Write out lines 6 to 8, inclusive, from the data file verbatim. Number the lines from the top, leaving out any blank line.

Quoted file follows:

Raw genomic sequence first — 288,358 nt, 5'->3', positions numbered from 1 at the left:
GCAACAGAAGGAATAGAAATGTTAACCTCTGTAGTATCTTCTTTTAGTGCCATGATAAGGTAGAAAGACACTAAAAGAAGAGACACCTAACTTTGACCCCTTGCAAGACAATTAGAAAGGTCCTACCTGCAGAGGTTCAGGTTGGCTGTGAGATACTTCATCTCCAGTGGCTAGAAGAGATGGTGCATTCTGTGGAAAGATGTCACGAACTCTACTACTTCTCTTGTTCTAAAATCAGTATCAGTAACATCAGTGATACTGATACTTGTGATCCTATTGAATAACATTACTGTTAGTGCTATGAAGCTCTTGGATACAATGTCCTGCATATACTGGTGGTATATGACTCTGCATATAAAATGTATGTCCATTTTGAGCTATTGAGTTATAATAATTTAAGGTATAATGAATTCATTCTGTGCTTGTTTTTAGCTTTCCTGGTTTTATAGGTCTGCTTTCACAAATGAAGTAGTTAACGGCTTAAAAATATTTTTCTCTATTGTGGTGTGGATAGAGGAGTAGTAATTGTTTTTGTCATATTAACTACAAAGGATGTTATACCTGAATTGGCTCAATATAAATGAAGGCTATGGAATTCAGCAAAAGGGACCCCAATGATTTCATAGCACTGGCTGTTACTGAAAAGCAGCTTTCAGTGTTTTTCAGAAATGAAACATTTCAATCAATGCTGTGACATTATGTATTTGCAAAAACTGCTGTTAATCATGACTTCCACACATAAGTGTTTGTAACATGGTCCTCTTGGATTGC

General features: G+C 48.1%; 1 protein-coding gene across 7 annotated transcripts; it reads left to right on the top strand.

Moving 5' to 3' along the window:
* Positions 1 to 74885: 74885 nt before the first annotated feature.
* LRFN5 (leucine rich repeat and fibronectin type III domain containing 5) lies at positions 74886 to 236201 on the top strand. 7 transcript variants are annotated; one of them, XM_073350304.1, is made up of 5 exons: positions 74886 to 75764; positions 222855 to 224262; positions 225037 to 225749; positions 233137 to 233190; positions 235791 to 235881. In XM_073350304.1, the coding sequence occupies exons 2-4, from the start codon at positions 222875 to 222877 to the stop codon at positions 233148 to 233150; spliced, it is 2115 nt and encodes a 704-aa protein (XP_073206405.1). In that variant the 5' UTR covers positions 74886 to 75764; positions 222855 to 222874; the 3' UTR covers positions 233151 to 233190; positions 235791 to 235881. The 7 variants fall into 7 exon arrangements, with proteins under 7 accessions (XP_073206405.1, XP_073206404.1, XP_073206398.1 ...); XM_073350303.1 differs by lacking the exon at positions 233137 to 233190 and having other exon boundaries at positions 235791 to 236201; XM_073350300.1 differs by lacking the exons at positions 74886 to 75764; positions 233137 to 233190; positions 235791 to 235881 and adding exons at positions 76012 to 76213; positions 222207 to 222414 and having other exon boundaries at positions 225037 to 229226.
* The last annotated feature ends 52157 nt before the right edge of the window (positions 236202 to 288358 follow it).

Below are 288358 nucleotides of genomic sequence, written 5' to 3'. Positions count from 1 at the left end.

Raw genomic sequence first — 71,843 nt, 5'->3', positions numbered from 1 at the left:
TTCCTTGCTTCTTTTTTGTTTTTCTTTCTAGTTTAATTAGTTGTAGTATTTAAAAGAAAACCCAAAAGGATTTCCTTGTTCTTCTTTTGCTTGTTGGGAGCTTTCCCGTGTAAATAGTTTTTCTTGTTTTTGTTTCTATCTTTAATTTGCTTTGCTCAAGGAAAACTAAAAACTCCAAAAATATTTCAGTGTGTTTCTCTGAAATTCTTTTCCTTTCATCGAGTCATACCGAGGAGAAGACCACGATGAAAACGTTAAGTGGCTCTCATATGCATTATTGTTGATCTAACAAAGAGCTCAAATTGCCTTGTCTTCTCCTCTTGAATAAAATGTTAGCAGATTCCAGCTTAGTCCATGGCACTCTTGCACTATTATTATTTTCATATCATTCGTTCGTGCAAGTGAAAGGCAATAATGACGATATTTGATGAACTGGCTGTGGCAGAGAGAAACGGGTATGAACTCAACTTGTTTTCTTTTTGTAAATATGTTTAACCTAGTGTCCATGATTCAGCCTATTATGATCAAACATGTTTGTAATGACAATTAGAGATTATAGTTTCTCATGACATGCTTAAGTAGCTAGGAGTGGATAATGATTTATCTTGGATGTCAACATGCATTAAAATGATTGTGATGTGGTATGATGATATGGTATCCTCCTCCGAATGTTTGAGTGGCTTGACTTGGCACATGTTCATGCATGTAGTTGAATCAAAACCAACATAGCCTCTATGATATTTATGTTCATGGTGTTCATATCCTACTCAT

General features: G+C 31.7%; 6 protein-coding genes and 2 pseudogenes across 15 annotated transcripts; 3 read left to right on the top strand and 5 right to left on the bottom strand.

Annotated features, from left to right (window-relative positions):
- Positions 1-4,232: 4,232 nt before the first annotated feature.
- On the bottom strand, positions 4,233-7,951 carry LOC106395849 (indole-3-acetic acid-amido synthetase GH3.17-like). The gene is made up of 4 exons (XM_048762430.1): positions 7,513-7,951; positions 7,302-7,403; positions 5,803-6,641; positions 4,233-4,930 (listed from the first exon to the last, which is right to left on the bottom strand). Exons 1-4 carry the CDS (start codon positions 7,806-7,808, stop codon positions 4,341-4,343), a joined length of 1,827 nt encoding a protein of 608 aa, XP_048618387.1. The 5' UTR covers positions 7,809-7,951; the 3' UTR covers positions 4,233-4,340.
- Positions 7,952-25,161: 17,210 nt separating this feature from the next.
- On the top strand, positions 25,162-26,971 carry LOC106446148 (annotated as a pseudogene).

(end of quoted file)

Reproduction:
* LRFN5 (leucine rich repeat and fibronectin type III domain containing 5) lies at positions 74886 to 236201 on the top strand. 7 transcript variants are annotated; one of them, XM_073350304.1, is made up of 5 exons: positions 74886 to 75764; positions 222855 to 224262; positions 225037 to 225749; positions 233137 to 233190; positions 235791 to 235881. In XM_073350304.1, the coding sequence occupies exons 2-4, from the start codon at positions 222875 to 222877 to the stop codon at positions 233148 to 233150; spliced, it is 2115 nt and encodes a 704-aa protein (XP_073206405.1). In that variant the 5' UTR covers positions 74886 to 75764; positions 222855 to 222874; the 3' UTR covers positions 233151 to 233190; positions 235791 to 235881. The 7 variants fall into 7 exon arrangements, with proteins under 7 accessions (XP_073206405.1, XP_073206404.1, XP_073206398.1 ...); XM_073350303.1 differs by lacking the exon at positions 233137 to 233190 and having other exon boundaries at positions 235791 to 236201; XM_073350300.1 differs by lacking the exons at positions 74886 to 75764; positions 233137 to 233190; positions 235791 to 235881 and adding exons at positions 76012 to 76213; positions 222207 to 222414 and having other exon boundaries at positions 225037 to 229226.
* The last annotated feature ends 52157 nt before the right edge of the window (positions 236202 to 288358 follow it).

Below are 288358 nucleotides of genomic sequence, written 5' to 3'. Positions count from 1 at the left end.